Harry Bright, Sam Carmichael and Bill Austin are invited to the wedding of the daughter of their former paramour, Donna. The trouble is that the invitations came from Donna’s daughter, Sophie, who is bound and determined to find out which of these men is her father. This is Mamma Mia! and it is currently playing at the Performing Artists Repertory Theatre.
This is my third go-around reviewing this show and this, hands down, was the best version I’ve seen. I’ve always considered this show to be kitschy fun due to its near lack of a story which is solely meant to serve as a backdrop to ABBA songs. But, this time, I had an absolute blast due to the complete commitment of the cast, precision direction and a band that nailed the music to the floor.
Gordon Cantiello’s direction couldn’t be any more on target. The staging is right on the mark with the little seaside hotel/tavern and makes use of the entire theatre. His pacing is precisely on point. Not only has he guided his actors to pitch perfect performances, but he also found beats which I didn’t think existed in this show and were believably played by a stellar cast.
The ensemble was one of the best I’ve seen. Each was thoroughly committed to the show and it added such a wonderful, vital dimension to it. And many added little bits of business that made the show just that much more realistic. Strong supporting performances were supplied by Marcus Benzel and Analisa Peyton. Benzel shines as the uber macho travel writer, Bill Austin, and he plays him with maximum gusto. Peyton is equally mighty as the no-nonsense chef, Rosie Mulligan.
I admit I was blown away by Evelyn Hill’s performance as Sophie, even more so when I learned she was only a high school junior because she has a natural talent that can go toe to toe with actors who have many years of experience. Her Sophie is an energetic innocent. You completely buy into her joy of getting married, her love of her mother and her determination to discover the identity of her father. Hill has amazing facial expressions and I was utterly enthralled by her reactions to others and the events swirling about her.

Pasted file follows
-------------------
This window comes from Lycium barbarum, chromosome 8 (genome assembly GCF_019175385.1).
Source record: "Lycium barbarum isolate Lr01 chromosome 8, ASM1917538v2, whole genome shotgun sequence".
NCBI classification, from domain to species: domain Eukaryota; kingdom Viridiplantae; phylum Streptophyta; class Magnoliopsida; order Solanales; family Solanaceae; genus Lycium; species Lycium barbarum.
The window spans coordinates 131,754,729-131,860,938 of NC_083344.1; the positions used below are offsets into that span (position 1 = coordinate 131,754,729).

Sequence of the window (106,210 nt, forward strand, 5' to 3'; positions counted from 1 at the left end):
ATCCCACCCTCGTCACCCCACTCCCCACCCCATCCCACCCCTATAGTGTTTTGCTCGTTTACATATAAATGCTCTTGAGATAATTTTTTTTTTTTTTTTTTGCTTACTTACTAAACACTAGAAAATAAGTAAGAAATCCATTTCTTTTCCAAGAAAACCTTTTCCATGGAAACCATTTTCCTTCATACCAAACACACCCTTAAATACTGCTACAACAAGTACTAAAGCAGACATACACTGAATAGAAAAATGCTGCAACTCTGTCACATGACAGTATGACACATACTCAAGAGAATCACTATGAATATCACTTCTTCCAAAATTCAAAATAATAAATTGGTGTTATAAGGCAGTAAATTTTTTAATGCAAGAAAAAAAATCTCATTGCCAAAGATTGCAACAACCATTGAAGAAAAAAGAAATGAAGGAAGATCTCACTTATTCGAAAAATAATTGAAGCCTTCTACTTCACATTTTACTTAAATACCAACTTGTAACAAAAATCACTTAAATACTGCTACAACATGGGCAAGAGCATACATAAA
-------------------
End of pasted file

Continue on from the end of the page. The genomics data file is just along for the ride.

Hill also has, as a Southern friend of mine would say, “a high roof to her mouth” (big vocal range). Her high alto powered through such numbers as “Honey, Honey”, “The Name of the Game”, and “Under Attack” where she shows that not only can she sing, but also knows how to emote through a song.
Chris Berger is right on the money with his take on Sam Carmichael. Berger strikes just the right balance of kindness, nervousness, sadness and courage. Indeed, this blend is crucial for dealing with the volatile Donna and showing the regret of not staying with her when he originally had the chance. Berger also is in fine fettle as a singer as he nails the show’s saddest number, “SOS” and is equally as good when he tries to advise Sophie on the bumps and trials of marriage in “Knowing Me, Knowing You”.
Mackenzie Dehmer is a pistol as Donna. She hooks in the audience from the beginning with her independent, blue collar nature and her initial animosity at Sam returning is so palpable it can be cut with a knife. And such lovely expressions of her own. She can shoot a glare or sneer that shouts volumes and sheds some real tears during the show’s more serious moments. Dehmer also has her own powerful alto which will thrill the audience with renditions of “One of Us”, “Slipping Through My Fingers”, “Mamma Mia” and “Our Last Summer”.
Jennifer Novak Haar and her band might as well be ABBA as they played the numbers so perfectly. Tom Bertino designed a simple set of boxes and turquoise shutters which make for a quite convincing hotel. Amber Wilson’s choreography is snappy and fun and immaculately executed by the cast. I truly loved each and every one of the group numbers. Ernie Gubbles’ lights add just the right bit of panache to the production.
The show well and truly got its hooks into me this time around and it gets my highest recommendation. It truly is one of the season’s best productions and is a treat for all who watch it.
Mamma Mia! runs at Performing Artists Repertory Theatre through Feb 16. Showtimes are 7pm Thurs-Sat and 2pm Sat-Sun. Tickets cost $35 ($30 for seniors and $25 for students). For ticket information, contact 402-706-0778. PART Theatre is located inside Crossroads Mall at 7400 Dodge St in Omaha, NE.